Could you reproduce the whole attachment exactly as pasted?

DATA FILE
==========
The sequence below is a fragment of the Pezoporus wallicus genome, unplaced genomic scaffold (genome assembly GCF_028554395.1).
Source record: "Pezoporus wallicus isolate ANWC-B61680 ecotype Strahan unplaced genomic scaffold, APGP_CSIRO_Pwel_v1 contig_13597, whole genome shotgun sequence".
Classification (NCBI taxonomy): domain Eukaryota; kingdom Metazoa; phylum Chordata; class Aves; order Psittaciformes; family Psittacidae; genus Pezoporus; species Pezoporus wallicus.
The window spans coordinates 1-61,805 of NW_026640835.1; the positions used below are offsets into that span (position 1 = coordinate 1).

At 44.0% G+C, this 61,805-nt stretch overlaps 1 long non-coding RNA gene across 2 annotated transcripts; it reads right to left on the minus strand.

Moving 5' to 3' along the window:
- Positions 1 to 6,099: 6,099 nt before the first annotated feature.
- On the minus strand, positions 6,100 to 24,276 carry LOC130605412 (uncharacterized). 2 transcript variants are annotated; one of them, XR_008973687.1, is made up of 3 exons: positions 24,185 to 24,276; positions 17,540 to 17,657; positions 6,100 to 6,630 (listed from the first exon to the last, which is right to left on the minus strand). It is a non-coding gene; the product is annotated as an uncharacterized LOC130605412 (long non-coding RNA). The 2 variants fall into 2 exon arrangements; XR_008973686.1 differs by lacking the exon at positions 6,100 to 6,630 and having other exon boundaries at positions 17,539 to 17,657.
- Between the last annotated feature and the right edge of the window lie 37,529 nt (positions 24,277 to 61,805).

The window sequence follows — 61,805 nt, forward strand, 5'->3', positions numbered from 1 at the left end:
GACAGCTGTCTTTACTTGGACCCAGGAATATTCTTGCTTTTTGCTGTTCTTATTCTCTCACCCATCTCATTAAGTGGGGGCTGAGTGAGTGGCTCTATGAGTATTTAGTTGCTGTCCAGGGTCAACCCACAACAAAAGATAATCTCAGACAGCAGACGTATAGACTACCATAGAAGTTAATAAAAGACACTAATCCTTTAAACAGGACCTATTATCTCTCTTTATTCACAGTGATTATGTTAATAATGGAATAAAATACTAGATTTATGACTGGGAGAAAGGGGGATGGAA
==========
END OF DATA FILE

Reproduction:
The sequence below is a fragment of the Pezoporus wallicus genome, unplaced genomic scaffold (genome assembly GCF_028554395.1).
Source record: "Pezoporus wallicus isolate ANWC-B61680 ecotype Strahan unplaced genomic scaffold, APGP_CSIRO_Pwel_v1 contig_13597, whole genome shotgun sequence".
Classification (NCBI taxonomy): domain Eukaryota; kingdom Metazoa; phylum Chordata; class Aves; order Psittaciformes; family Psittacidae; genus Pezoporus; species Pezoporus wallicus.
The window spans coordinates 1-61,805 of NW_026640835.1; the positions used below are offsets into that span (position 1 = coordinate 1).

At 44.0% G+C, this 61,805-nt stretch overlaps 1 long non-coding RNA gene across 2 annotated transcripts; it reads right to left on the minus strand.

Moving 5' to 3' along the window:
- Positions 1 to 6,099: 6,099 nt before the first annotated feature.
- On the minus strand, positions 6,100 to 24,276 carry LOC130605412 (uncharacterized). 2 transcript variants are annotated; one of them, XR_008973687.1, is made up of 3 exons: positions 24,185 to 24,276; positions 17,540 to 17,657; positions 6,100 to 6,630 (listed from the first exon to the last, which is right to left on the minus strand). It is a non-coding gene; the product is annotated as an uncharacterized LOC130605412 (long non-coding RNA). The 2 variants fall into 2 exon arrangements; XR_008973686.1 differs by lacking the exon at positions 6,100 to 6,630 and having other exon boundaries at positions 17,539 to 17,657.
- Between the last annotated feature and the right edge of the window lie 37,529 nt (positions 24,277 to 61,805).

The window sequence follows — 61,805 nt, forward strand, 5'->3', positions numbered from 1 at the left end:
GACAGCTGTCTTTACTTGGACCCAGGAATATTCTTGCTTTTTGCTGTTCTTATTCTCTCACCCATCTCATTAAGTGGGGGCTGAGTGAGTGGCTCTATGAGTATTTAGTTGCTGTCCAGGGTCAACCCACAACAAAAGATAATCTCAGACAGCAGACGTATAGACTACCATAGAAGTTAATAAAAGACACTAATCCTTTAAACAGGACCTATTATCTCTCTTTATTCACAGTGATTATGTTAATAATGGAATAAAATACTAGATTTATGACTGGGAGAAAGGGGGATGGAA